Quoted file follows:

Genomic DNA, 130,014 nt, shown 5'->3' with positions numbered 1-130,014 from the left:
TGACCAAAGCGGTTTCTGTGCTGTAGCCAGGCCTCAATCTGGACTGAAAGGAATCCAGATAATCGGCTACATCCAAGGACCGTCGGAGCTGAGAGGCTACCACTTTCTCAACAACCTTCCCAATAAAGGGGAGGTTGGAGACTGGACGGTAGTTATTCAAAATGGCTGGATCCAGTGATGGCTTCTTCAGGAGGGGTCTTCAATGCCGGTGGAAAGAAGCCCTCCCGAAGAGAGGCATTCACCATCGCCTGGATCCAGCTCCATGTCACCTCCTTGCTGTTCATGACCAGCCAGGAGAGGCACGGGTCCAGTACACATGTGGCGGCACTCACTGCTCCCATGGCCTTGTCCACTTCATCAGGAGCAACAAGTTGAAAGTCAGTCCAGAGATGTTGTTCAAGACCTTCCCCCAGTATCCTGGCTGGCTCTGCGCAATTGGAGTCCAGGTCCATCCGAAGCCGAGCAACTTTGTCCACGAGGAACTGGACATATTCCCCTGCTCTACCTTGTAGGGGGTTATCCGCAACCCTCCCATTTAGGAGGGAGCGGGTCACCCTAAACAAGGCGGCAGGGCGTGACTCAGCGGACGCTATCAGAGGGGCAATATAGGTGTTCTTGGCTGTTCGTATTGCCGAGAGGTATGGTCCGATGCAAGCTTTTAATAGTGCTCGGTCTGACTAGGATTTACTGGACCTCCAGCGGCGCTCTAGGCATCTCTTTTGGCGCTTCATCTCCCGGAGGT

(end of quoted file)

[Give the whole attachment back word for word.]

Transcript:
Genomic DNA, 130,014 nt, shown 5'->3' with positions numbered 1-130,014 from the left:
TGACCAAAGCGGTTTCTGTGCTGTAGCCAGGCCTCAATCTGGACTGAAAGGAATCCAGATAATCGGCTACATCCAAGGACCGTCGGAGCTGAGAGGCTACCACTTTCTCAACAACCTTCCCAATAAAGGGGAGGTTGGAGACTGGACGGTAGTTATTCAAAATGGCTGGATCCAGTGATGGCTTCTTCAGGAGGGGTCTTCAATGCCGGTGGAAAGAAGCCCTCCCGAAGAGAGGCATTCACCATCGCCTGGATCCAGCTCCATGTCACCTCCTTGCTGTTCATGACCAGCCAGGAGAGGCACGGGTCCAGTACACATGTGGCGGCACTCACTGCTCCCATGGCCTTGTCCACTTCATCAGGAGCAACAAGTTGAAAGTCAGTCCAGAGATGTTGTTCAAGACCTTCCCCCAGTATCCTGGCTGGCTCTGCGCAATTGGAGTCCAGGTCCATCCGAAGCCGAGCAACTTTGTCCACGAGGAACTGGACATATTCCCCTGCTCTACCTTGTAGGGGGTTATCCGCAACCCTCCCATTTAGGAGGGAGCGGGTCACCCTAAACAAGGCGGCAGGGCGTGACTCAGCGGACGCTATCAGAGGGGCAATATAGGTGTTCTTGGCTGTTCGTATTGCCGAGAGGTATGGTCCGATGCAAGCTTTTAATAGTGCTCGGTCTGACTAGGATTTACTGGACCTCCAGCGGCGCTCTAGGCATCTCTTTTGGCGCTTCATCTCCCGGAGGT